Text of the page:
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Zimbabwe’s New President Mnangagwa Makes A Triumphant Return

23 November, by Christopher Torchia / AP[ —]

(HARARE, Zimbabwe) — Poised to become Zimbabwe‘s next president, a former confidant of ousted leader Robert Mugabe on Wednesday promised “a new, unfolding democracy” and reached out to the world, saying international help is needed to rebuild the shattered economy.

Emmerson Mnangagwa, who fled Zimbabwe upon being fired from his job as vice president on Nov. 6, made a triumphant return to the country a day after 93-year-old Mugabe resigned. His departure after 37 years in power followed a week of intense pressure — from the military that staged a government takeover, from members of parliament who started impeachment proceedings and from citizens who protested in the streets.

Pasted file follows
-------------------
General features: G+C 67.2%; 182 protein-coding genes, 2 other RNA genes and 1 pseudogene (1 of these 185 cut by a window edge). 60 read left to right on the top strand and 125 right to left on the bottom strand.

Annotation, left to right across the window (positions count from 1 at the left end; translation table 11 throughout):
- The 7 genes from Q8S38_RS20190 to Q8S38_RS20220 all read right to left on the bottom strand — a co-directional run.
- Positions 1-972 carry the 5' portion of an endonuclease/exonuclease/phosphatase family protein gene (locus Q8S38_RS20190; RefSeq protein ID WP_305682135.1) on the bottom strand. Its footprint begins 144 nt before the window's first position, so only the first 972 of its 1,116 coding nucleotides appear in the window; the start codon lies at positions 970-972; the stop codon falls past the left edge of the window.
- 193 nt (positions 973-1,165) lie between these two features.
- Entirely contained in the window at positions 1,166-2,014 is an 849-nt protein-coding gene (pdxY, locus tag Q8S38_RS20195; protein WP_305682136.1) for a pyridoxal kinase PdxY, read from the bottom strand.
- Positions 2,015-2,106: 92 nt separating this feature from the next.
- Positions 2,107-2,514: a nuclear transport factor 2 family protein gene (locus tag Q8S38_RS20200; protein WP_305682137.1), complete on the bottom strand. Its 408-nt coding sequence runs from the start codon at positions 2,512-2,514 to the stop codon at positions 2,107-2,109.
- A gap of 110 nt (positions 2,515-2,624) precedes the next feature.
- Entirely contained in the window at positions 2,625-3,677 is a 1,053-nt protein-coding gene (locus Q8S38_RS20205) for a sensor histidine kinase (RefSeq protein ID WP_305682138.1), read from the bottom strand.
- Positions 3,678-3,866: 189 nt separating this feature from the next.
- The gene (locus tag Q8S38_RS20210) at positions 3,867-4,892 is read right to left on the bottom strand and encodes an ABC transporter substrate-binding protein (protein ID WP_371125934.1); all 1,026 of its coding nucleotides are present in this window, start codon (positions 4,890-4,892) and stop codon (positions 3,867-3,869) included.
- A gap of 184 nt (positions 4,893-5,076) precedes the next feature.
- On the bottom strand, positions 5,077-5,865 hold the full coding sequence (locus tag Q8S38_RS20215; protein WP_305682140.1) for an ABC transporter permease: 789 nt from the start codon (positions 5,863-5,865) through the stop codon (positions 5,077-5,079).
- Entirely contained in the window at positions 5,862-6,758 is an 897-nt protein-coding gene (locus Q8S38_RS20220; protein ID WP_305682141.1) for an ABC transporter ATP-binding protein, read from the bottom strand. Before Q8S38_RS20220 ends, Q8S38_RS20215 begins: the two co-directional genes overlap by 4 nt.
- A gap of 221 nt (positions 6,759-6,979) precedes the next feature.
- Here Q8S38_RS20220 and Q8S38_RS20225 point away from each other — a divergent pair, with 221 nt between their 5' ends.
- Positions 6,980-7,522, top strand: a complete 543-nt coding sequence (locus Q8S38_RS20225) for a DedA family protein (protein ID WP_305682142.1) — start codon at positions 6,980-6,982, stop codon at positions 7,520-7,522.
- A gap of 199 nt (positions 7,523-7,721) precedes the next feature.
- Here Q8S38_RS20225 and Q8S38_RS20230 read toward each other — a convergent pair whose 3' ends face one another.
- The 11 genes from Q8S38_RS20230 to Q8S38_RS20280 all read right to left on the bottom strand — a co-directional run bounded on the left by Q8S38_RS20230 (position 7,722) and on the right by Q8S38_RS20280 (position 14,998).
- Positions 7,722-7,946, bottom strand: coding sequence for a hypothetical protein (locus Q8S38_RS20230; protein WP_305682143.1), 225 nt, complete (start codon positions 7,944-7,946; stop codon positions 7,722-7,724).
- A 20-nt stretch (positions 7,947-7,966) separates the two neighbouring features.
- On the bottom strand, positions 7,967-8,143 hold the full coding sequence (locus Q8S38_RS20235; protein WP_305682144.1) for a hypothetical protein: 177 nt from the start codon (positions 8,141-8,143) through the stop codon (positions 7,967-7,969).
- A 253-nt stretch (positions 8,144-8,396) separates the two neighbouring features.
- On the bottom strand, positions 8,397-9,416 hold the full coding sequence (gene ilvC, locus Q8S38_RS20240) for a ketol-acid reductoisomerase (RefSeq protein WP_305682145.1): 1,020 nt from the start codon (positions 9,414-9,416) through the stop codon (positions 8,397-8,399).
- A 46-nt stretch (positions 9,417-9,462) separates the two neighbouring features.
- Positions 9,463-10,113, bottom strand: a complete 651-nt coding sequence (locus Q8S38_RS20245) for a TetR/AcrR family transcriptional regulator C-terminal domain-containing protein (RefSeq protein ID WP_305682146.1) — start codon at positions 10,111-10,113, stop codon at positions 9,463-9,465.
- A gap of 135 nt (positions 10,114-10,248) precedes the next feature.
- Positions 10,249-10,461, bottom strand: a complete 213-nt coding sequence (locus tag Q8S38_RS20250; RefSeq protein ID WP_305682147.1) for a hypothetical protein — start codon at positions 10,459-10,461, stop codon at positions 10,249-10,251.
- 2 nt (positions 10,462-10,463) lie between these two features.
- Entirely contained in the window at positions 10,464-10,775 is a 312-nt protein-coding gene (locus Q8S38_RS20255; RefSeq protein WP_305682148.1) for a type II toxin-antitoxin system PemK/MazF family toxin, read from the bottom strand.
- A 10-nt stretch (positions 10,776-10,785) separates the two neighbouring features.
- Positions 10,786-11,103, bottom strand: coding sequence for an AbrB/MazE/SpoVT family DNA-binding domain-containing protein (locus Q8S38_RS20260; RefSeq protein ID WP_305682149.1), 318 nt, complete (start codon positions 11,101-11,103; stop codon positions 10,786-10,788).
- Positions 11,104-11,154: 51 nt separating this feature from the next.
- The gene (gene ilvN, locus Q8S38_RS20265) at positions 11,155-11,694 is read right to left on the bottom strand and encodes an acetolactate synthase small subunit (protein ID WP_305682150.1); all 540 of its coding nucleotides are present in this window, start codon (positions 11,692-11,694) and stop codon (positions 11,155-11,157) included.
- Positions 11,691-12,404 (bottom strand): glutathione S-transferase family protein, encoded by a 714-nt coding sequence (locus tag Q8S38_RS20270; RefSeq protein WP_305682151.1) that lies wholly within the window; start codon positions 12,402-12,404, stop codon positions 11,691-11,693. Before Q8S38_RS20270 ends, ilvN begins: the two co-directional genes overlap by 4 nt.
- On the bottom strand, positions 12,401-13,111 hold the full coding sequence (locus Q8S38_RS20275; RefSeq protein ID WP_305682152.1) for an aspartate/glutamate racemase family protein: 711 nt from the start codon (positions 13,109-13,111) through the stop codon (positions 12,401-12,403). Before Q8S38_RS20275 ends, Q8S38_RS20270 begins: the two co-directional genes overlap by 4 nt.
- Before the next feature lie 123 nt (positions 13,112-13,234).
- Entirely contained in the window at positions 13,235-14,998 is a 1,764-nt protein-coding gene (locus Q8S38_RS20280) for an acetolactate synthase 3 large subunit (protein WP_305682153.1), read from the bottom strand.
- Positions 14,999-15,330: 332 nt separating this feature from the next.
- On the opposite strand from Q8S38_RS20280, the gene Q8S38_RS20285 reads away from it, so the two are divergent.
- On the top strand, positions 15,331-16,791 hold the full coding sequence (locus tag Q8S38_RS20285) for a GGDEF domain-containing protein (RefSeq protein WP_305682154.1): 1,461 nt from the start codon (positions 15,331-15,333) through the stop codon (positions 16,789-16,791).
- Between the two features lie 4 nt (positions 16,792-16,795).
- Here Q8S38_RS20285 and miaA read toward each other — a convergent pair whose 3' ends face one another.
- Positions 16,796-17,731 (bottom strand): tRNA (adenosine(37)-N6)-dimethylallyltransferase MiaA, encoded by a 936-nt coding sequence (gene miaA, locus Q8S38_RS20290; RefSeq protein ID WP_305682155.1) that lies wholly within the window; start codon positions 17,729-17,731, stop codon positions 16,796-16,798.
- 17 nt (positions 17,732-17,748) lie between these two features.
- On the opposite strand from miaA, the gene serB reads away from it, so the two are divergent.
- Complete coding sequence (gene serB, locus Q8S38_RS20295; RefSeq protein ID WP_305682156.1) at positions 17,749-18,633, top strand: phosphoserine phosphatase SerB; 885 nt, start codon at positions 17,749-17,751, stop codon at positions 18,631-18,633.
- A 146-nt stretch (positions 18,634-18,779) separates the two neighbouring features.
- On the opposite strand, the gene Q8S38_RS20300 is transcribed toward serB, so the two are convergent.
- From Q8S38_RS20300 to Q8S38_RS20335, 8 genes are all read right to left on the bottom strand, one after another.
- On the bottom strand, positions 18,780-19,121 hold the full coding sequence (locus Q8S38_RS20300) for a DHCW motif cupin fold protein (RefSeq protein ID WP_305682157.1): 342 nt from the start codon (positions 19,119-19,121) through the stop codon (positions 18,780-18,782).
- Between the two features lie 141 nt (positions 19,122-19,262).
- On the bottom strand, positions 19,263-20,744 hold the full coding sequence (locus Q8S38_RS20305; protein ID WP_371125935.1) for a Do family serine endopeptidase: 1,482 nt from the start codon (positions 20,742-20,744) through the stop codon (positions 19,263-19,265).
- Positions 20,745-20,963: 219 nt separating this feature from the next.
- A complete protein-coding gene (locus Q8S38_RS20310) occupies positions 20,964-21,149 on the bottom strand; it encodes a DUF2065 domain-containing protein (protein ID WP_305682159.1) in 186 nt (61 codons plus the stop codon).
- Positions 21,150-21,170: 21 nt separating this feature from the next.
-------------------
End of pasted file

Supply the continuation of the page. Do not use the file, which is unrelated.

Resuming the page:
While Mnangagwa talked in his speech about democracy and “working together,” he also recited slogans from the ruling ZANU-PF party such as “Forward with ZANU-PF, down with enemies” that are unlikely to attract Zimbabweans in the opposition.

He served for decades as Mugabe’s enforcer, a role that earned him the nickname “Crocodile.” Many opposition supporters believe he was instrumental in the army killings of thousands of people when Mugabe moved against a political rival in the 1980s.

Mnangagwa was in hiding during the political drama that led to Mugabe’s resignation. His appearance at the headquarters of the party electrified a crowd that waited for hours. Flanked by bodyguards, and dressed in a blue suit, he raised his fists and danced a little on a podium, delighting supporters who hope he can guide Zimbabwe out of political and economic turmoil that has exacted a heavy toll on the southern African nation of 16 million.